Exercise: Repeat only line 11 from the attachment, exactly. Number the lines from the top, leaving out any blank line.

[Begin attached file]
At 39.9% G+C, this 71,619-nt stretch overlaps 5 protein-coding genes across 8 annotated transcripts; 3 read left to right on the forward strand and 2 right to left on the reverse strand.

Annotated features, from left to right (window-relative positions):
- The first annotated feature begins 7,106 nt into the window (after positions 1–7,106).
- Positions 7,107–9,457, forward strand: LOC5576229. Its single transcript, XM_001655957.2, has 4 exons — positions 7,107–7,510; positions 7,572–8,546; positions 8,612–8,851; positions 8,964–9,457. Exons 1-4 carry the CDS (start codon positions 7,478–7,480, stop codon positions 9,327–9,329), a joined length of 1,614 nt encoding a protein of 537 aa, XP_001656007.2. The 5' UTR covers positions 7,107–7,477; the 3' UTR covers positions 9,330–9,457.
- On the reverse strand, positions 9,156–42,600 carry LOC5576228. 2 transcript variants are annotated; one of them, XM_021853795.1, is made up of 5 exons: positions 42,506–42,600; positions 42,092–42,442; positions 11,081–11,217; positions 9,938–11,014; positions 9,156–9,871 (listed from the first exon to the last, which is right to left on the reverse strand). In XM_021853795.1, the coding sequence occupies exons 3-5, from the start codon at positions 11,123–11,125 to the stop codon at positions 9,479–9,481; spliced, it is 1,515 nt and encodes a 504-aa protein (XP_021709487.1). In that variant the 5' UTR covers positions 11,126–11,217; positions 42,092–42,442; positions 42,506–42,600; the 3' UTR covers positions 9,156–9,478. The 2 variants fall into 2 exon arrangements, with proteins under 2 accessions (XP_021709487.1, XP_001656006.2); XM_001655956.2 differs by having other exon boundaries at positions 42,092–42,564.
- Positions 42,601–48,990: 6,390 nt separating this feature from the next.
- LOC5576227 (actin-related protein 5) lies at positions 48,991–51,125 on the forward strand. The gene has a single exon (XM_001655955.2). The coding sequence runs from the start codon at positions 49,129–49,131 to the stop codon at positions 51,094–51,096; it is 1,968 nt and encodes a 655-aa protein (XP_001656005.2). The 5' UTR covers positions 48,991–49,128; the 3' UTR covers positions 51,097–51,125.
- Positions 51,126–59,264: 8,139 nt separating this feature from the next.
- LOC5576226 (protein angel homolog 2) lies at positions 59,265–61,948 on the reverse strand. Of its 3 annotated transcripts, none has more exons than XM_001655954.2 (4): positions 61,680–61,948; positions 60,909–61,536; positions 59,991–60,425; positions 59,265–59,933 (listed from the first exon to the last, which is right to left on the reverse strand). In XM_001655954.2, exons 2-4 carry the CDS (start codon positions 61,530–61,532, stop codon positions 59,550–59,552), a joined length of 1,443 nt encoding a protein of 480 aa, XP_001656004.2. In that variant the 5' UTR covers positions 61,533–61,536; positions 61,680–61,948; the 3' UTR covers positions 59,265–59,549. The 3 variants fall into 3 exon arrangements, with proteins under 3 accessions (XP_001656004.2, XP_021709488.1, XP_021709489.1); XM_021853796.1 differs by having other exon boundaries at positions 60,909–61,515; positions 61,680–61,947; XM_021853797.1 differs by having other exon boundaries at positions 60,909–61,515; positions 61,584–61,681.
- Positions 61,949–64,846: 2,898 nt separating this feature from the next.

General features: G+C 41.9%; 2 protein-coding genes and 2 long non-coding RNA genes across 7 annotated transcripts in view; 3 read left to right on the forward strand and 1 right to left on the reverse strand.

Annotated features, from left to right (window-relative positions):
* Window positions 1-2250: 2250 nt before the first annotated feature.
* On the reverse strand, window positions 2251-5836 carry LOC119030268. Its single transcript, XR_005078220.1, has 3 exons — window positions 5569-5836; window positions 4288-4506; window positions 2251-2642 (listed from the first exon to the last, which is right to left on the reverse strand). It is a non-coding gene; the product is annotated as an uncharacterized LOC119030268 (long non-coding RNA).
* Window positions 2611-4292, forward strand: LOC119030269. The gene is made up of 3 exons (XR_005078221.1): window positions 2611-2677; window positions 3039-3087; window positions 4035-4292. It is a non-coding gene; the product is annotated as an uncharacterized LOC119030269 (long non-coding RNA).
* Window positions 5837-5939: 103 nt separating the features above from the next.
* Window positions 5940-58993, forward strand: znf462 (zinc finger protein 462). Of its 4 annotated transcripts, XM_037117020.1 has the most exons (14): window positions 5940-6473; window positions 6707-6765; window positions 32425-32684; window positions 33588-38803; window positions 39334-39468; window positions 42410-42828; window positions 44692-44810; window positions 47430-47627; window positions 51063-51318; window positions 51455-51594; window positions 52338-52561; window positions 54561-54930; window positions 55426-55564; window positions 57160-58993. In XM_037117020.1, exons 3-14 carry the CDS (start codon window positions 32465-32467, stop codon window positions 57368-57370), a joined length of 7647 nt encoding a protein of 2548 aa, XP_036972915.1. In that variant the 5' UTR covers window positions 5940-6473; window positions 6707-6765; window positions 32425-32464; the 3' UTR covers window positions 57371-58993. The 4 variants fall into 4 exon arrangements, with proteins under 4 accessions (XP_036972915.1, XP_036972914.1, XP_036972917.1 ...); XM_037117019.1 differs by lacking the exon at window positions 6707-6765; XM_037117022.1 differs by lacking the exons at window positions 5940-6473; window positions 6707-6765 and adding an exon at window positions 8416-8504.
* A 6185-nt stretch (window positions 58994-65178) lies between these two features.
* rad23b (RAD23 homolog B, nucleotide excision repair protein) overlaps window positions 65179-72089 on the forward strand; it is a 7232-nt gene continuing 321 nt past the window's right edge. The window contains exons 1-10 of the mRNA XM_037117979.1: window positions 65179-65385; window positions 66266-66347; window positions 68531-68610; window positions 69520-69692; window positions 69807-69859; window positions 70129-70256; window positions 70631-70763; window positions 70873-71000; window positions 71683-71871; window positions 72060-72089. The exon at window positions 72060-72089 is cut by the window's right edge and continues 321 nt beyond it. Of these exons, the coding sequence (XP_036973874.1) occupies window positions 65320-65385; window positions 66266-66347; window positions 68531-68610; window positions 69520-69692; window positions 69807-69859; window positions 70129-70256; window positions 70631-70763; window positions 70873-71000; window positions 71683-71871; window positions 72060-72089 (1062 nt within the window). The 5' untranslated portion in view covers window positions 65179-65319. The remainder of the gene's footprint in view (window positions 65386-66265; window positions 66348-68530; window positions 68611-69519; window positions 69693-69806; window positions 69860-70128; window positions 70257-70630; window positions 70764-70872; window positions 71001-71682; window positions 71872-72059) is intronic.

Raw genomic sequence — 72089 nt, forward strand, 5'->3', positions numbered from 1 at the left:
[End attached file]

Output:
General features: G+C 41.9%; 2 protein-coding genes and 2 long non-coding RNA genes across 7 annotated transcripts in view; 3 read left to right on the forward strand and 1 right to left on the reverse strand.